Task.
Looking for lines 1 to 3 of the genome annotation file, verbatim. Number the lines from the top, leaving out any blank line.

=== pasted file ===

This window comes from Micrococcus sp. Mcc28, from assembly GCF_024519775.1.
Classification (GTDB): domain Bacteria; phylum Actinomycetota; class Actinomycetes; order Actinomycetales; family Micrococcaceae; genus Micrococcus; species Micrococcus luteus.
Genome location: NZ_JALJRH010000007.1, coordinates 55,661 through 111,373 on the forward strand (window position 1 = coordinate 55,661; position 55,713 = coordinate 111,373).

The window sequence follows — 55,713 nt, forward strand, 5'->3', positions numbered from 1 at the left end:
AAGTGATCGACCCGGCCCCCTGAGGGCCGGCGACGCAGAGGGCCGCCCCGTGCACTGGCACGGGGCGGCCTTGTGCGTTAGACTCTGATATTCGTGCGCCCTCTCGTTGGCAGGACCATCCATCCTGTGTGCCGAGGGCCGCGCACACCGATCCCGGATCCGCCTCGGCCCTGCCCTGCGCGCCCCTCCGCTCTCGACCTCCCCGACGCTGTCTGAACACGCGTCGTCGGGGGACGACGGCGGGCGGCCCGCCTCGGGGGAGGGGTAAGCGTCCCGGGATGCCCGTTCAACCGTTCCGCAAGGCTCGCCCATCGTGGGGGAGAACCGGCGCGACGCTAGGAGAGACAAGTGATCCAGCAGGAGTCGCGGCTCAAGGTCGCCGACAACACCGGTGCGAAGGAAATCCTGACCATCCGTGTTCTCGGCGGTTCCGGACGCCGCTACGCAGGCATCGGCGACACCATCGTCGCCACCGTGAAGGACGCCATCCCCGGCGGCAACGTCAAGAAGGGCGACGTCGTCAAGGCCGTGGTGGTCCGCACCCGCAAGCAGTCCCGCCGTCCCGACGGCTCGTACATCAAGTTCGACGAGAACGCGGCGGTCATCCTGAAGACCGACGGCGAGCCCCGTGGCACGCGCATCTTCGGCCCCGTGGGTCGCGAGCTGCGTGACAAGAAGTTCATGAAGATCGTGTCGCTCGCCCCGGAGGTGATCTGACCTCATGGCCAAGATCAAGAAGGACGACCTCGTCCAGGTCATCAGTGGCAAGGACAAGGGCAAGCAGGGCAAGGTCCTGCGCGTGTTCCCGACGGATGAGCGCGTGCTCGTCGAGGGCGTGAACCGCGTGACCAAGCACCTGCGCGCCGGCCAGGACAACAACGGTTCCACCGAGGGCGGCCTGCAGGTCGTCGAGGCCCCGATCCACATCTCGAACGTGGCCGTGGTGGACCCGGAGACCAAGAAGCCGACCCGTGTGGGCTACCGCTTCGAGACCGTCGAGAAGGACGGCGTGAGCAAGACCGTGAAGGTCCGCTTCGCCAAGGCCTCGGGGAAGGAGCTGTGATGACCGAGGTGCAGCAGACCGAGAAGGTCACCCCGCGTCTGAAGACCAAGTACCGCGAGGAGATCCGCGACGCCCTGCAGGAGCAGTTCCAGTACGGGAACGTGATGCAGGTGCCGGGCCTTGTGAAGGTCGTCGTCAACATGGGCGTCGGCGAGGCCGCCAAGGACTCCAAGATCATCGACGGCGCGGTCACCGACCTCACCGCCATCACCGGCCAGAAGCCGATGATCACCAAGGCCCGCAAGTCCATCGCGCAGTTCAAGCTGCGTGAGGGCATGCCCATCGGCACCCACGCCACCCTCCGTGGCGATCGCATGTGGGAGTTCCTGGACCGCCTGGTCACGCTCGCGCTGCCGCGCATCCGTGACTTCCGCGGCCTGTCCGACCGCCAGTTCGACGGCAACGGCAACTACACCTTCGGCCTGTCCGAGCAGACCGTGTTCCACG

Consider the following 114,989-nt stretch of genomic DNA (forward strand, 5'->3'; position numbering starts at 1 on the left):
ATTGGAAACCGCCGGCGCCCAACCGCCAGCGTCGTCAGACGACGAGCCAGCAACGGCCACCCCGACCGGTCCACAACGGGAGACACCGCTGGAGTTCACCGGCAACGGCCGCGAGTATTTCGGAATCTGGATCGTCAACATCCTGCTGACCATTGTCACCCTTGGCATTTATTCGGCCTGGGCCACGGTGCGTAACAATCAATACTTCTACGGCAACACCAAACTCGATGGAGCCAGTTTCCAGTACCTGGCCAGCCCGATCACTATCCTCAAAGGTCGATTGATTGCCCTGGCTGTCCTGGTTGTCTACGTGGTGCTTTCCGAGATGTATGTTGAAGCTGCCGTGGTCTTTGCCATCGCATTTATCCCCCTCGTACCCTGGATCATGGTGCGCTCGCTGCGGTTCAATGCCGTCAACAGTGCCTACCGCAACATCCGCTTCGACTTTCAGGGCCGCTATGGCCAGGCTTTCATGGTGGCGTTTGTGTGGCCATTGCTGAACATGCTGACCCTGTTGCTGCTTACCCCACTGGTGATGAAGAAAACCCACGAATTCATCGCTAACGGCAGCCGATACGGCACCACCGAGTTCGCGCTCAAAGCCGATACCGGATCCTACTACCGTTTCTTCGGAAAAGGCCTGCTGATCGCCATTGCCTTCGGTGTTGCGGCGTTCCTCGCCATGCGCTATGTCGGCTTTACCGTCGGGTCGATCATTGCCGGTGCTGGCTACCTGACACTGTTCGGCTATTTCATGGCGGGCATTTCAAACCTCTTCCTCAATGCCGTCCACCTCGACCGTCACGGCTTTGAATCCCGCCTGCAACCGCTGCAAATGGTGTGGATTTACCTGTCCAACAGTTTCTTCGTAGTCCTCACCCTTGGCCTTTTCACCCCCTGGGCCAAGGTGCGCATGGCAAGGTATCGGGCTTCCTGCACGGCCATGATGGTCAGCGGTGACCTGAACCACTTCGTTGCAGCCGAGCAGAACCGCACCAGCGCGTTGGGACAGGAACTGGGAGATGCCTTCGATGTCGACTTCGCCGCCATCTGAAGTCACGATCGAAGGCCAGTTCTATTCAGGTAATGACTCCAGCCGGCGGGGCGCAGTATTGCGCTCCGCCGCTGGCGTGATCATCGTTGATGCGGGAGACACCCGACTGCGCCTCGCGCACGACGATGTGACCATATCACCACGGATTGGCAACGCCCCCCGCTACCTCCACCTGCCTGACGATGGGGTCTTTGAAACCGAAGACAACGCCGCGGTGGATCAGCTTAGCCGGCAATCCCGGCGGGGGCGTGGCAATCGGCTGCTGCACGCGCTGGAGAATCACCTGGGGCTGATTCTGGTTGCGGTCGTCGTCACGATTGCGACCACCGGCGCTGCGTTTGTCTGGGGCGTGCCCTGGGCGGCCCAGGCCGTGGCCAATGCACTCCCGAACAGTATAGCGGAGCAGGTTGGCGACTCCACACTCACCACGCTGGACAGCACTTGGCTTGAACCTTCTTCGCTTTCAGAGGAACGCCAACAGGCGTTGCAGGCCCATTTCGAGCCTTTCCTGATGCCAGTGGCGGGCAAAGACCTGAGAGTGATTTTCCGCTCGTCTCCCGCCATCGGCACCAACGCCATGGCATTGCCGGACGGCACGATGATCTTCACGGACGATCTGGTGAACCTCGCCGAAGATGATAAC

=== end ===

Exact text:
This window comes from Micrococcus sp. Mcc28, from assembly GCF_024519775.1.
Classification (GTDB): domain Bacteria; phylum Actinomycetota; class Actinomycetes; order Actinomycetales; family Micrococcaceae; genus Micrococcus; species Micrococcus luteus.
Genome location: NZ_JALJRH010000007.1, coordinates 55,661 through 111,373 on the forward strand (window position 1 = coordinate 55,661; position 55,713 = coordinate 111,373).